|Weaving a brilliant latticework of family legend, loss, and love, Obreht, the youngest of "The New Yorker''s" 20 best American fiction writers under 40, spins a timeless novel about a young doctor who confronts the inexplicable circumstances surrounding her beloved grandfather''s recent death.|
|From the Publisher:
NEW YORK TIMES BESTSELLER
In a Balkan country mending from war, Natalia, a young doctor, is compelled to unravel the mysterious circumstances surrounding her beloved grandfather’s recent death. Searching for clues, she turns to his worn copy of The Jungle Book and the stories he told her of his encounters over the years with “the deathless man.” But most extraordinary of all is the story her grandfather never told her—the legend of the tiger’s wife.
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Troubled by the mysterious circumstances surrounding her grandfather's death, Natalia revisits the stories he used to tell her when she was a child. A doctor on a humanitarian mission in Eastern Europe, Natalia struggles to balance her grief with the more curious puzzles of the war-torn town to which she has been assigned. Slipping between these layers of memory, mythology, and life at hand, THE TIGER'S WIFE is Yugoslavian émigré Tea Obreht's virtuosic first novel. Selected by the editors of the New York Times Book Reviews as one of the Ten Best Books of 2011.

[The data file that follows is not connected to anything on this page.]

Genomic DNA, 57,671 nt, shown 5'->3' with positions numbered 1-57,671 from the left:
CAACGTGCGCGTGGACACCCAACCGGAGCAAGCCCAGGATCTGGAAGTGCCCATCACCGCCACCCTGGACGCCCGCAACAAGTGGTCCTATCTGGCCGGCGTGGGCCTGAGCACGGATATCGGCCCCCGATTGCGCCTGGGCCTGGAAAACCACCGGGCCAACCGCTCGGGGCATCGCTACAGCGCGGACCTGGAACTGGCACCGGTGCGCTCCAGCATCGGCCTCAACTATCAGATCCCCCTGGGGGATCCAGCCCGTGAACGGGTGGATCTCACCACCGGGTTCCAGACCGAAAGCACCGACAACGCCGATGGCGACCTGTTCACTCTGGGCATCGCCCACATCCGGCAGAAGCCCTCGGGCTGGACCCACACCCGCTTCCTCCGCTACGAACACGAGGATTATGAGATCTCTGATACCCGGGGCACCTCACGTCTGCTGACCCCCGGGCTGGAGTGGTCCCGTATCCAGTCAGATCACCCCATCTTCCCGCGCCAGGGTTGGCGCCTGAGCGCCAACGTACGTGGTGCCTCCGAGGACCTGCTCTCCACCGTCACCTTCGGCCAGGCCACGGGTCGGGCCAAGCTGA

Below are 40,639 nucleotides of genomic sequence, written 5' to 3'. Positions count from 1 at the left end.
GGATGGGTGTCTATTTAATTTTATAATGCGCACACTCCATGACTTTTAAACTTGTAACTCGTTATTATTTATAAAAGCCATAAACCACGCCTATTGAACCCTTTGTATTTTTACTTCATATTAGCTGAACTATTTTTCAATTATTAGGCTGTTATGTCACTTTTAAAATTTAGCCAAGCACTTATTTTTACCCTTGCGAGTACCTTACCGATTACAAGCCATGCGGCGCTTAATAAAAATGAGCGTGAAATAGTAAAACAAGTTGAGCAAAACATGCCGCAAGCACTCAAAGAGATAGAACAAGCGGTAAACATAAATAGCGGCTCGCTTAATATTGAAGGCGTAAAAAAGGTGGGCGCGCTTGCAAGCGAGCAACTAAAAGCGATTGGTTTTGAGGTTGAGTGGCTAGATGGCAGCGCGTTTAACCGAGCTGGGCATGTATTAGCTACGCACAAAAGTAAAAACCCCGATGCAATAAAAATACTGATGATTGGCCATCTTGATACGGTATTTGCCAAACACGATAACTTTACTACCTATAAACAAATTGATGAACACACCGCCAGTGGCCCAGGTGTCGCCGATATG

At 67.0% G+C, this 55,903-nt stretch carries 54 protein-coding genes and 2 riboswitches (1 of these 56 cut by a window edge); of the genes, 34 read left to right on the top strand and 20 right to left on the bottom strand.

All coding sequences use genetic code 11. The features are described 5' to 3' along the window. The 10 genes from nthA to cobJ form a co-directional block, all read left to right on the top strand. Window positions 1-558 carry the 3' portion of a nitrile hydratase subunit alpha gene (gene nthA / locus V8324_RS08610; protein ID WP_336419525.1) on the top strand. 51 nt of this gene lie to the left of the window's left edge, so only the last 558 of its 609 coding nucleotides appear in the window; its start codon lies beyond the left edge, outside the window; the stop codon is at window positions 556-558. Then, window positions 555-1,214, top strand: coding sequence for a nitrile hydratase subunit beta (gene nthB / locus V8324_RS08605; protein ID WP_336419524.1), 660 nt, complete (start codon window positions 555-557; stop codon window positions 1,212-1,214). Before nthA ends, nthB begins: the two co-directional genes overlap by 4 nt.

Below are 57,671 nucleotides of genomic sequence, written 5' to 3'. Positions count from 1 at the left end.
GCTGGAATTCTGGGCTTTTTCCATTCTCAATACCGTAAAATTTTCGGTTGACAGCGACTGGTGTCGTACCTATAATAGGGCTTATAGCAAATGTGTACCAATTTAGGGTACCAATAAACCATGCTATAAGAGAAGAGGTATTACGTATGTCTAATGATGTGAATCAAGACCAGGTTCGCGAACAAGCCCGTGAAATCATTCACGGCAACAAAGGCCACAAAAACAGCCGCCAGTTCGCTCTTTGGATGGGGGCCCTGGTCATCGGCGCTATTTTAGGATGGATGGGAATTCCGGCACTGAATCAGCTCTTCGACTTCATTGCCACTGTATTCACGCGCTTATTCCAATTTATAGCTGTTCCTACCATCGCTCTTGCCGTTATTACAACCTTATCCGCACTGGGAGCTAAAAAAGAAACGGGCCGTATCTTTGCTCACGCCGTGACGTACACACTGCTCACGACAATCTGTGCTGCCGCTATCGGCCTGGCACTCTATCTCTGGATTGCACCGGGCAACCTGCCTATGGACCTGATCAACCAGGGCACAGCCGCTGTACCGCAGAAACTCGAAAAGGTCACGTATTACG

"Every word, every scene, every thought is blazingly alive in this many-faceted, spellbinding, and rending novel of death, succor, and remembrance." (starred review)
- Donna Seaman
"[A] brilliant, powerful debut novel...."
"Filled with astonishing immediacy and presence, fleshed out with detail that seems firsthand, THE TIGER'S WIFE is all the more remarkable for being the product not of observation but of imagination. For Obreht, the mind's witness is more than equal to the eye's. And her narrator, in retelling the experiences of her grandfather's generation, enfolds them into her own. As his vision joins her, old and new memories collide in vibrant collage that has no date, no dateline."
- Liesl Schillinger